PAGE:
When I was in government and in the private sector, I always took time at the end of each year to reflect on the accomplishments of the state government or the company I was running. More often than not, I found myself surprised at our ability to overcome challenges and move forward.
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Life seems to flow a little easier when we have things we can count on. Perhaps it’s that hot cup of coffee from the corner shop each morning or football games on Sunday afternoons. It might be the same old haircut from your barber or a weekly phone call from a close friend.
November 17 was an unseasonably warm and humid day in Washington, Illinois, a small city outside Peoria with a population of about 16,000. It was a Sunday, and that morning many of the city’s residents were attending church. The sun was shining, and Thanksgiving was around the corner. All was right in the world. In the skies above, however, a warm front swept up from the Gulf of Mexico and collided with a cold front descending from the Great Lakes. The conditions were perfect for disaster.
At 10:59 a.m., a half-mile wide EF4 tornado (the second- strongest possible) touched down in Washington. With winds peaking at 190 miles per hour, the tornado zig-zagged through the city at more than 60 miles per hour. Within a half hour, the storm had passed. Three people died, dozens were injured, nearly 600 homes were destroyed, and more than 1,100 other homes were badly damaged. The city sign reading “Washington” was found 90 miles away in Streator, Illinois, and residents’ personal possessions were found as far north as Chicago. With 564,000 cubic yards of storm debris, Washington residents faced an apocalyptic landscape.
While the devastation was severe, in some ways, Washington was lucky. Had the tornado struck at night, the number of people wounded and killed could have dramatically increased. There was also rapid response from public and nonprofit groups. One of city’s biggest advantages, however, came from the multinational corporation that calls the Washington area home.
A procurement department, seeing an opportunity to reach their cost-reduction goals, switches the source of a sub-assembly to another supplier. This seemed perfectly logical; the quality and specs met the requirements. Unbeknownst to procurement, this supplier was noted for delivery outages due to poor infrastructure and transportation systems in its country. So, while the procurement department hit its financial targets by driving cost out of the supply chain, it may have inadvertently also increased the overall company’s exposure to supply chain risk and undue threat to profitability.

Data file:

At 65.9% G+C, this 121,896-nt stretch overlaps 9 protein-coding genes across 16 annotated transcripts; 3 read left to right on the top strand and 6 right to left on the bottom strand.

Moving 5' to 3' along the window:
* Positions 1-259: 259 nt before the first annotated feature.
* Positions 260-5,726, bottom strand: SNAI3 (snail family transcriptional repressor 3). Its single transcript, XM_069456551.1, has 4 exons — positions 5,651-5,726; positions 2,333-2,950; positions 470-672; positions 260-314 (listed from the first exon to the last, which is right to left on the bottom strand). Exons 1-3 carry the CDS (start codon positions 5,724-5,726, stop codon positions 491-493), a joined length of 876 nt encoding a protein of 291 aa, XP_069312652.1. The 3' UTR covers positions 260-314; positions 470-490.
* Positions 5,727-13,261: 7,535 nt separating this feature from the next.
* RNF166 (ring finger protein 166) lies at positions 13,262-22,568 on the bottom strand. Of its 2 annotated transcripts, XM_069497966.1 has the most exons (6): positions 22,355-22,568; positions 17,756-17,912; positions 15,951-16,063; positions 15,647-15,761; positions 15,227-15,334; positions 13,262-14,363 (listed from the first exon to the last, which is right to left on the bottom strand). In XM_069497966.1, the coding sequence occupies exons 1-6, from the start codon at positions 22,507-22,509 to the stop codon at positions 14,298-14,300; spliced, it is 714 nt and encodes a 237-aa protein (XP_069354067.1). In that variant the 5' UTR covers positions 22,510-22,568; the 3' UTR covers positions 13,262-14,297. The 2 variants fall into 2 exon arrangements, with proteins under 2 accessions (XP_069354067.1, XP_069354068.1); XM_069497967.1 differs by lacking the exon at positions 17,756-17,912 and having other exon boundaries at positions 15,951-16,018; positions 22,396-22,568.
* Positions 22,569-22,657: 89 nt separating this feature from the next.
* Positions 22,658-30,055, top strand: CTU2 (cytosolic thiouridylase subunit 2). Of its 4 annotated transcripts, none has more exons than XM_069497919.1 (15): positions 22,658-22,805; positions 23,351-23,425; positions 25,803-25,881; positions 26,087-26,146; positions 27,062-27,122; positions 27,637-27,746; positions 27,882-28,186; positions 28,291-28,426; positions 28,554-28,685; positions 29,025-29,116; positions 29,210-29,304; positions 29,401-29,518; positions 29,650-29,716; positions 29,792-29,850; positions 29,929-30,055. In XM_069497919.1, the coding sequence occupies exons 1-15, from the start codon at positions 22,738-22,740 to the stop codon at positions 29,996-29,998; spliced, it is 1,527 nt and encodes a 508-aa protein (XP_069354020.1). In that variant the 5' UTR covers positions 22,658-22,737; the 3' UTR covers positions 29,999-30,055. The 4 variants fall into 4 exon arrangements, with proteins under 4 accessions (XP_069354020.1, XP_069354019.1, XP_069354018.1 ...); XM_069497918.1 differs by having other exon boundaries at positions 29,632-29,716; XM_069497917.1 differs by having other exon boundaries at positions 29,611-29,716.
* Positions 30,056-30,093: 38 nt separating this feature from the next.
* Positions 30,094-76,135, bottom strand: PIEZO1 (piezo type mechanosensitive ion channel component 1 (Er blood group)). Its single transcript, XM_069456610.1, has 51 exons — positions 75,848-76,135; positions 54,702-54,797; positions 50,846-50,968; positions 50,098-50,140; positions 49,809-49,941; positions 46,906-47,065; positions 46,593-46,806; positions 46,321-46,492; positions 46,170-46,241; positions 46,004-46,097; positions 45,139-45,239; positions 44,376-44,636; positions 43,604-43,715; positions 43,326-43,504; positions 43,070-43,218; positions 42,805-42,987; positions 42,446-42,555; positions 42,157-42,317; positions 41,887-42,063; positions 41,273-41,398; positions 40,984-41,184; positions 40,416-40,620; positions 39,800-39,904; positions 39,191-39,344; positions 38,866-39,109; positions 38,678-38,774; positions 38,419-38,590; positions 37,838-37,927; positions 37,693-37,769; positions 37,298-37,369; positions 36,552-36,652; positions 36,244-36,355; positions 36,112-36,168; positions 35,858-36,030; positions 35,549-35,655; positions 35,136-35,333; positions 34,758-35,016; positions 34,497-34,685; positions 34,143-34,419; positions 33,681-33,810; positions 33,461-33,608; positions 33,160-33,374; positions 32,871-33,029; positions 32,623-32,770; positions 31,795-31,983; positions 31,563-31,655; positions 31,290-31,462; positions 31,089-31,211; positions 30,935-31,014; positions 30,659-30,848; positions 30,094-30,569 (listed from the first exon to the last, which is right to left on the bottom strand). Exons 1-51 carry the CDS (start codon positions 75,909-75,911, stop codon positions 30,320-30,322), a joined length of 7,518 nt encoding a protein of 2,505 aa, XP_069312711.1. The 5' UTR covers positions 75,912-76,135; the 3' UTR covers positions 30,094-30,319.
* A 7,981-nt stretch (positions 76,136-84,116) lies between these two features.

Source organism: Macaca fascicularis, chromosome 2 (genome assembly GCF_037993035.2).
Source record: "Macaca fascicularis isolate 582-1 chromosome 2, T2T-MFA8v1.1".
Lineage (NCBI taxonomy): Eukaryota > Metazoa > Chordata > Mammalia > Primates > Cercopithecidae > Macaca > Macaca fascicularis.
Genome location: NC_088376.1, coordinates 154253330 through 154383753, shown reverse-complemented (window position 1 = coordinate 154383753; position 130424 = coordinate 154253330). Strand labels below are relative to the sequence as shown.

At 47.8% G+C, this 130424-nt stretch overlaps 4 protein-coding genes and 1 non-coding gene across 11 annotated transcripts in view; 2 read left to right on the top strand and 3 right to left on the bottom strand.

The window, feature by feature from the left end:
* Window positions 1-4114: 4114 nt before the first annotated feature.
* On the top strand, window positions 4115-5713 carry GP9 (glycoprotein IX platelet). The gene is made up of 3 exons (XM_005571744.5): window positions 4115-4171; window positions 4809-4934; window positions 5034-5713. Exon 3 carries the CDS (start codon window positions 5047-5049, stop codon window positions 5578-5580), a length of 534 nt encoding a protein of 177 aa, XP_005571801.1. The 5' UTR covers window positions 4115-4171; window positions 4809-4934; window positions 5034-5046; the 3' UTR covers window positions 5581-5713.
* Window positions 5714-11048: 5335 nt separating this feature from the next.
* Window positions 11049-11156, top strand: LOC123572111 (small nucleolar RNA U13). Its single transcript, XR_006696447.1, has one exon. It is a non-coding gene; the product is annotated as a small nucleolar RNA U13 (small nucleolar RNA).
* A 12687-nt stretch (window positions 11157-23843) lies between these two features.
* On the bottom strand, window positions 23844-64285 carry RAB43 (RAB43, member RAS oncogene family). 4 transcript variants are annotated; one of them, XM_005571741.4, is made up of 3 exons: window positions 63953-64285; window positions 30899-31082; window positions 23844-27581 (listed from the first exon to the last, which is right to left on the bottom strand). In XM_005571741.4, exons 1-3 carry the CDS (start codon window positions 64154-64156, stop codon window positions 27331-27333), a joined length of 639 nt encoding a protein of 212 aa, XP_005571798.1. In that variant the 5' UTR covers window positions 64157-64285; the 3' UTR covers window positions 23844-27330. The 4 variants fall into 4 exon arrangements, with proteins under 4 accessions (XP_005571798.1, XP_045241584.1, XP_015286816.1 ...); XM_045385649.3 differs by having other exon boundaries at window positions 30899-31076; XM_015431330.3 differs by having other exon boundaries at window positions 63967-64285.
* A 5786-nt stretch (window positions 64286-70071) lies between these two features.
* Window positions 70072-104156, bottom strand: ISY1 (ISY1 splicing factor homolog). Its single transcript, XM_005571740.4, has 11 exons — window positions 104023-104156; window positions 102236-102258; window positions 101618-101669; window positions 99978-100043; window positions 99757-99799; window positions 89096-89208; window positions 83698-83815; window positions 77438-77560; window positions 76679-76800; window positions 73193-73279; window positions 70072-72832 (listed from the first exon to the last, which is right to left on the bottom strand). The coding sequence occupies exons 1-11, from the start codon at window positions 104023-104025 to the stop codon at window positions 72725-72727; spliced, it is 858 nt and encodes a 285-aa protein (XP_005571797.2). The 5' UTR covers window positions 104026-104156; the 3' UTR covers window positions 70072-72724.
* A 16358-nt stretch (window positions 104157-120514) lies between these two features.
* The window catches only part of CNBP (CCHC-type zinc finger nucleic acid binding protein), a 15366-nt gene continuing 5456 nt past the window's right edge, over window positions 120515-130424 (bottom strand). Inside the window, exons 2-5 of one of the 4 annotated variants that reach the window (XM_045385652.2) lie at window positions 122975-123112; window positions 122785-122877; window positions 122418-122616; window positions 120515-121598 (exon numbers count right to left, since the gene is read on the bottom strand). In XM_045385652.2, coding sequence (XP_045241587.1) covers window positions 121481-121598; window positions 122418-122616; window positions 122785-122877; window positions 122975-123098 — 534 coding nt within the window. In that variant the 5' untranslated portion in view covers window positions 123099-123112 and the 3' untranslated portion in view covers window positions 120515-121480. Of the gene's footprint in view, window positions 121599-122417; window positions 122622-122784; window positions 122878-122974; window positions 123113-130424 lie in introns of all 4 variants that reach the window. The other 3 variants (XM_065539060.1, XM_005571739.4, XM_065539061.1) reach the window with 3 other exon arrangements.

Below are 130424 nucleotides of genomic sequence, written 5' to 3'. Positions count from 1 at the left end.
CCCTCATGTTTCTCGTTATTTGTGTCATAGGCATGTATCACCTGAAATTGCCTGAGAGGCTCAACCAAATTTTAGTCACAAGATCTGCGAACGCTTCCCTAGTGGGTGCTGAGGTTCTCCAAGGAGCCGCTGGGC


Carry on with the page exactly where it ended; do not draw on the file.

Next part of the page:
The implications for risk management and leadership in today’s increasingly complex world are clear. Leaders need to continually question the assumptions on which plans are based and introduce wild card scenarios into drills and exercises that increase complexity.
Success has become a tricky word again in the business world. Robert Reich, a former secretary of labor and professor of public policy at the University of California at Berkeley, considered the paradox of success more than 14 years ago. He saw that the notion of success triggered polarizing reactions in American society, and he argued that both the critics and optimists were right.
The topic of success has resurfaced today. Since 2011, the Occupy Wall Street movement has spurred the social cry of “We Are The 99%,” causing a backlash against the top income earners in the United States and leading to an uneven yet heated debate on questions of opportunity, privilege, and power.
Access to capital and liquidity are the lifelines of any business—whether it's an enterpreneur using his personal credit card to fund his startup business, a mid-size company launching an initial public offering, or a large global company drawing on its line of credit from its bank.
Hardly a day passes by without a headline related to infrastructure—from the interest in “smart cities,” to calls for increased investment, to a focus on economic prosperity and competitiveness, to ongoing recovery efforts following major disasters.
Recently, some colleagues and I worked on a board risk oversight project that resulted in interviews with numerous corporate board members about their perspective on the board’s role in enterprise risk management (ERM). During that project, one board member suggested that my next risk research project should be called “good, great, going, gone!” —a risk project about companies that thought they were doing well but somehow ended up failing. He was motivated because he served on a board of a company that went bankrupt and wondered, after the idea of ERM came along, could the company have been saved? Could management and the board have seen the risks coming? Could they have seen them sooner or understood them better?